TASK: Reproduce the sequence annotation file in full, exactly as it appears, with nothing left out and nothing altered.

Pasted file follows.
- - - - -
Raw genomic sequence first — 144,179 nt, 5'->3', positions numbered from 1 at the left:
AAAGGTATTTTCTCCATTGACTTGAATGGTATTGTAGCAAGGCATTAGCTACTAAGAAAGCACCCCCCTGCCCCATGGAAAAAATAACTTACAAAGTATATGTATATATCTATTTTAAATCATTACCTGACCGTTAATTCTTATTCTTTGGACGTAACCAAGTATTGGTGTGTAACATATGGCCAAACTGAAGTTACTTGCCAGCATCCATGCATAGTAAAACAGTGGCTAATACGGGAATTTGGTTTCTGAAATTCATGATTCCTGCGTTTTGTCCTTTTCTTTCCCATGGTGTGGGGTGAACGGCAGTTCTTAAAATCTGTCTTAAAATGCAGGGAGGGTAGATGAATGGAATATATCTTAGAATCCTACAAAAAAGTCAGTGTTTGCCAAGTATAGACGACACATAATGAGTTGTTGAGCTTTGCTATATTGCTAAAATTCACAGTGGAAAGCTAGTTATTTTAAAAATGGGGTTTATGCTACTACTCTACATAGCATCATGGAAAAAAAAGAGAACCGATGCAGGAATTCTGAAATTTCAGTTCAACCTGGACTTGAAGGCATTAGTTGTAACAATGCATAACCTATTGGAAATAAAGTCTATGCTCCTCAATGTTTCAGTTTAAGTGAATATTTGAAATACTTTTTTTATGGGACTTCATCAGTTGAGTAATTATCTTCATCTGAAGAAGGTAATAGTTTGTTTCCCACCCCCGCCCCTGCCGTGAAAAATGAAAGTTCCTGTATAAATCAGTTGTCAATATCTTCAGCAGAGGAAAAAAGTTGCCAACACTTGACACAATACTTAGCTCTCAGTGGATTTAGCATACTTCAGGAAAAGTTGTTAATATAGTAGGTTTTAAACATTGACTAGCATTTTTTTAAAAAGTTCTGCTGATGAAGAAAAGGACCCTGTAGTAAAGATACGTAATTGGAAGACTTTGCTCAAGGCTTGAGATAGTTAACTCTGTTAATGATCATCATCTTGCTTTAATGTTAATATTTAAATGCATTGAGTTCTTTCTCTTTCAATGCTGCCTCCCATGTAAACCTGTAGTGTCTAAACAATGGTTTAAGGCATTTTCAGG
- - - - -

Raw genomic sequence first — 144,179 nt, 5'->3', positions numbered from 1 at the left:
AAAGGTATTTTCTCCATTGACTTGAATGGTATTGTAGCAAGGCATTAGCTACTAAGAAAGCACCCCCCTGCCCCATGGAAAAAATAACTTACAAAGTATATGTATATATCTATTTTAAATCATTACCTGACCGTTAATTCTTATTCTTTGGACGTAACCAAGTATTGGTGTGTAACATATGGCCAAACTGAAGTTACTTGCCAGCATCCATGCATAGTAAAACAGTGGCTAATACGGGAATTTGGTTTCTGAAATTCATGATTCCTGCGTTTTGTCCTTTTCTTTCCCATGGTGTGGGGTGAACGGCAGTTCTTAAAATCTGTCTTAAAATGCAGGGAGGGTAGATGAATGGAATATATCTTAGAATCCTACAAAAAAGTCAGTGTTTGCCAAGTATAGACGACACATAATGAGTTGTTGAGCTTTGCTATATTGCTAAAATTCACAGTGGAAAGCTAGTTATTTTAAAAATGGGGTTTATGCTACTACTCTACATAGCATCATGGAAAAAAAAGAGAACCGATGCAGGAATTCTGAAATTTCAGTTCAACCTGGACTTGAAGGCATTAGTTGTAACAATGCATAACCTATTGGAAATAAAGTCTATGCTCCTCAATGTTTCAGTTTAAGTGAATATTTGAAATACTTTTTTTATGGGACTTCATCAGTTGAGTAATTATCTTCATCTGAAGAAGGTAATAGTTTGTTTCCCACCCCCGCCCCTGCCGTGAAAAATGAAAGTTCCTGTATAAATCAGTTGTCAATATCTTCAGCAGAGGAAAAAAGTTGCCAACACTTGACACAATACTTAGCTCTCAGTGGATTTAGCATACTTCAGGAAAAGTTGTTAATATAGTAGGTTTTAAACATTGACTAGCATTTTTTTAAAAAGTTCTGCTGATGAAGAAAAGGACCCTGTAGTAAAGATACGTAATTGGAAGACTTTGCTCAAGGCTTGAGATAGTTAACTCTGTTAATGATCATCATCTTGCTTTAATGTTAATATTTAAATGCATTGAGTTCTTTCTCTTTCAATGCTGCCTCCCATGTAAACCTGTAGTGTCTAAACAATGGTTTAAGGCATTTTCAGG